Gips will scan aquatic plants at high resolution, printing them ten to 20 times their original size in sections that are pieced together. The enlarged scale gives a “vivid immediacy” to the tiniest objects, from roots, stems, and leaves to grains of sand, the artist notes of the project, entitled “Recordings and Memories of the Ocean: A Series of Intimate Observations.”
Gips’ work appears in the collections of the National Museum of American Art and the National Museum of Women in the Arts in Washington, D.C. She has exhibited throughout the Northeast.
Miebach’s award is for an installation, “Changing Waters,” that explores the ecological interaction between weather systems and marine environments within the Gulf of Maine. The work will be on view at the Fuller Craft Museum, Brockton, Mass. in January 2011.
Miebach holds an MFA in sculpture from the Massachusetts College of Arts and is represented by the Cynthia Reeves Gallery in New York. Her work “focuses on the intersection of art and science,” she says.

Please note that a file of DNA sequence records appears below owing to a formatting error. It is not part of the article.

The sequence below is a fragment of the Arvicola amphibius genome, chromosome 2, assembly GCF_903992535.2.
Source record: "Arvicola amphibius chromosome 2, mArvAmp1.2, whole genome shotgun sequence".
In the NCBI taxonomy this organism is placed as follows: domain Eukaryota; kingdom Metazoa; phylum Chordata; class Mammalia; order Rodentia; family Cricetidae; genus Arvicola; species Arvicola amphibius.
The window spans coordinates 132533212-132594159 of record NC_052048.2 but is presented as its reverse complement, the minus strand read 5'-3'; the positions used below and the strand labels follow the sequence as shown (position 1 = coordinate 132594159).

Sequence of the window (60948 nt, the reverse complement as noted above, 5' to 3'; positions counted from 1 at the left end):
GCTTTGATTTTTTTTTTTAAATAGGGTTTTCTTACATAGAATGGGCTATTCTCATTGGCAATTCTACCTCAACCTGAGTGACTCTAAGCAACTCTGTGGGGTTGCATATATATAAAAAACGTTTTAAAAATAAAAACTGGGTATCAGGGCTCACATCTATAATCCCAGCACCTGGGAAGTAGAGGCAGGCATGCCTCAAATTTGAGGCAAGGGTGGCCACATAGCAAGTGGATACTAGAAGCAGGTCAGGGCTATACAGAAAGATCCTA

“Tidal Flowers” will be a temporary installation created by Timothy Murdoch of Boston during open studios at Fort Point Channel, Boston, in October 2010. Constructed from recycled detergent bottles, the sculptures will open as the tide flows into the channel and close as it ebbs. Viewing points on nearby walkways and bridges will feature information regarding plastics in the environment.
The artist earned an MFA from the Massachusetts College of Art.